Few artists of their generation have left a global mark as French-Tunisian artist eL Seed. At thirty-five years old his monumental canvases are instantly recognizable and can be seen in cities across the world. Walls in cities as varied as Montreal, Sao Paolo, Paris, Doha, New York and Sharjah have been transformed with his magic spray can into open air galleries. Much like Banksy one never knows where next eL Seed artwork will appear.
To walk through a city with eL Seed as I have done in Paris is to experience it from a different angle altogether. While people usually admire intricate designs and architecture, eL Seed is attracted by what he sees as lost walls. These barren al fresco urban canvases yearning for attention.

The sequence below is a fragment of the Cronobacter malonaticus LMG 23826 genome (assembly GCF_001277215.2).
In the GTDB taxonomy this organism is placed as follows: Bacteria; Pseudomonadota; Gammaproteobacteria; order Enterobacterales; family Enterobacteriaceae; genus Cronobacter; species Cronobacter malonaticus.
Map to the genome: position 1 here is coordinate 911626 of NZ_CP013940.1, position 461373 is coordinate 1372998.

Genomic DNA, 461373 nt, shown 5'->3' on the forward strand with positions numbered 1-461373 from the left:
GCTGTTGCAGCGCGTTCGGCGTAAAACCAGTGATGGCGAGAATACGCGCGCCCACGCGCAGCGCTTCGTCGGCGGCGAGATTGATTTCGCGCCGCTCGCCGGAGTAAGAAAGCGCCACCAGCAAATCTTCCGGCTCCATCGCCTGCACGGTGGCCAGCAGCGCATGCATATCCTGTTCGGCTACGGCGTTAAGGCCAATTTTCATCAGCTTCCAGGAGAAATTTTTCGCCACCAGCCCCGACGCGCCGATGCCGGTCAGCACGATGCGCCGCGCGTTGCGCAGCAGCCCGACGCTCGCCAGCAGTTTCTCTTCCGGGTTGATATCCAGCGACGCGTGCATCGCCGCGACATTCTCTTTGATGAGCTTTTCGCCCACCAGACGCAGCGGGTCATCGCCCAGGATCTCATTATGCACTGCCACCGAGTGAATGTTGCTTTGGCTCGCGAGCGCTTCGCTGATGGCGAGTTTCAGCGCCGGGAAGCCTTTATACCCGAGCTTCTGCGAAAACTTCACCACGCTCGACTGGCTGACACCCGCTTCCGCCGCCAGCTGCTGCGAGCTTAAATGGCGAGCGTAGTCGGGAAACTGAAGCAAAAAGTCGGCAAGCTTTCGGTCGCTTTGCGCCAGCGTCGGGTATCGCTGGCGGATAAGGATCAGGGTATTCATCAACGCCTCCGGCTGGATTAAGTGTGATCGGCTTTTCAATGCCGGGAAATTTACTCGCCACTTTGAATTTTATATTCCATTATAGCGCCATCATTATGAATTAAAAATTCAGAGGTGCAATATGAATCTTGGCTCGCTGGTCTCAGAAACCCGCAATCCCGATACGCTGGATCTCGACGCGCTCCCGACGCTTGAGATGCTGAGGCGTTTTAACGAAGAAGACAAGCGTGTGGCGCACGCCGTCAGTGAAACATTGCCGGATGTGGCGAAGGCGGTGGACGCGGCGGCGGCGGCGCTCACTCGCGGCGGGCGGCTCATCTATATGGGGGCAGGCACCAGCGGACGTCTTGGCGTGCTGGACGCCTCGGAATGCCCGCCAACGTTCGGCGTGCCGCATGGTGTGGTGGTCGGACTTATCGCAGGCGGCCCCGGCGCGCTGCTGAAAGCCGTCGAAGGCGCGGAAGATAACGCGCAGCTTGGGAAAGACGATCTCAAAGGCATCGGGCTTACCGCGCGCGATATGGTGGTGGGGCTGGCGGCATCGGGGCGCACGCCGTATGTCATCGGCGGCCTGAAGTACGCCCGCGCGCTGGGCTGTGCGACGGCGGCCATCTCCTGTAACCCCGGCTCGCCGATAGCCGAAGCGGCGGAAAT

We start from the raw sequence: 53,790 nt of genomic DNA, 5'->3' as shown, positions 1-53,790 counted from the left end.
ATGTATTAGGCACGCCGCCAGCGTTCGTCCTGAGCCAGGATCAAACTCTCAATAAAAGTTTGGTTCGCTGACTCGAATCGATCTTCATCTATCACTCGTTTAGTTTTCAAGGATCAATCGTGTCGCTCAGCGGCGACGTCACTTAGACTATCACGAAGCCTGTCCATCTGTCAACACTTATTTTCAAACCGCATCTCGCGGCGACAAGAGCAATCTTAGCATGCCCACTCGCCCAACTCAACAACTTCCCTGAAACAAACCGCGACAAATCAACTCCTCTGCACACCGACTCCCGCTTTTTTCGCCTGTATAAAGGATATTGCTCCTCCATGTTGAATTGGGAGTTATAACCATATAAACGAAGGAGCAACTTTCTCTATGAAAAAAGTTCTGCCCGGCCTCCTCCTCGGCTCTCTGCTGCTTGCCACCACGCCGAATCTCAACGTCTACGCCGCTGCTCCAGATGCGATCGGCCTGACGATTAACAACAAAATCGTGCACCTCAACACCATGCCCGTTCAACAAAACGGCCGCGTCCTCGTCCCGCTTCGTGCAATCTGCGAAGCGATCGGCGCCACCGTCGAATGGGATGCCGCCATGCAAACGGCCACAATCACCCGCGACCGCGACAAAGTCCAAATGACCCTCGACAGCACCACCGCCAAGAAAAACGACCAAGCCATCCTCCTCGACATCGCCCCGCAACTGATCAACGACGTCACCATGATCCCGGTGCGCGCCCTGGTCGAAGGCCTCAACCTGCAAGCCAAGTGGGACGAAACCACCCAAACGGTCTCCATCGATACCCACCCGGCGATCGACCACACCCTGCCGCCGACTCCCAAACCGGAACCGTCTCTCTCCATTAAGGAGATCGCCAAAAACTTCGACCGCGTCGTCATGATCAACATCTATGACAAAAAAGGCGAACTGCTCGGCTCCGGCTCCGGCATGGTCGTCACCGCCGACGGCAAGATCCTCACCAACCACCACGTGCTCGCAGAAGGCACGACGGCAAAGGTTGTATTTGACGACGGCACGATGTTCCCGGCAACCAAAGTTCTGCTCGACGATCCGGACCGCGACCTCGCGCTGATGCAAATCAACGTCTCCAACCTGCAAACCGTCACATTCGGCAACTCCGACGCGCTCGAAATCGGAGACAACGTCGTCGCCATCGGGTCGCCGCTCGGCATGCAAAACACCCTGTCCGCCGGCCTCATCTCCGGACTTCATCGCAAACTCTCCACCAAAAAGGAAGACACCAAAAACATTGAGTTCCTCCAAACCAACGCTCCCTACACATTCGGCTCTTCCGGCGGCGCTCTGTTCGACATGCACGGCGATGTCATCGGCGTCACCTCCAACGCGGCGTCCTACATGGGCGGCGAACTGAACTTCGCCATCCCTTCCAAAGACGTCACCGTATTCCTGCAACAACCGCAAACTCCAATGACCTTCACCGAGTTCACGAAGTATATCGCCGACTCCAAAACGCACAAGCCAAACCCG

I had spent four years in the French capital as a student in the mid-1990s and considered myself well informed about the city that I fell in love with. I would lose myself walking in the City of Light staring at the architecture of the buildings. Admiring the pierre de taille Haussmannien buildings constructed with massive cut stone blocks from the mid 19th century. I often overlooked the modernist structures built just after World War Two when a population explosion was sweeping Europe.
Not far from the Quartier Latin, eL Seed would enthusiastically be engaged in a conversation and then suddenly as a bird of prey that has identified its next target he would stand still, go completely silent and concentrate, marking his intended destination then bulls eye: “I want to paint that wall”.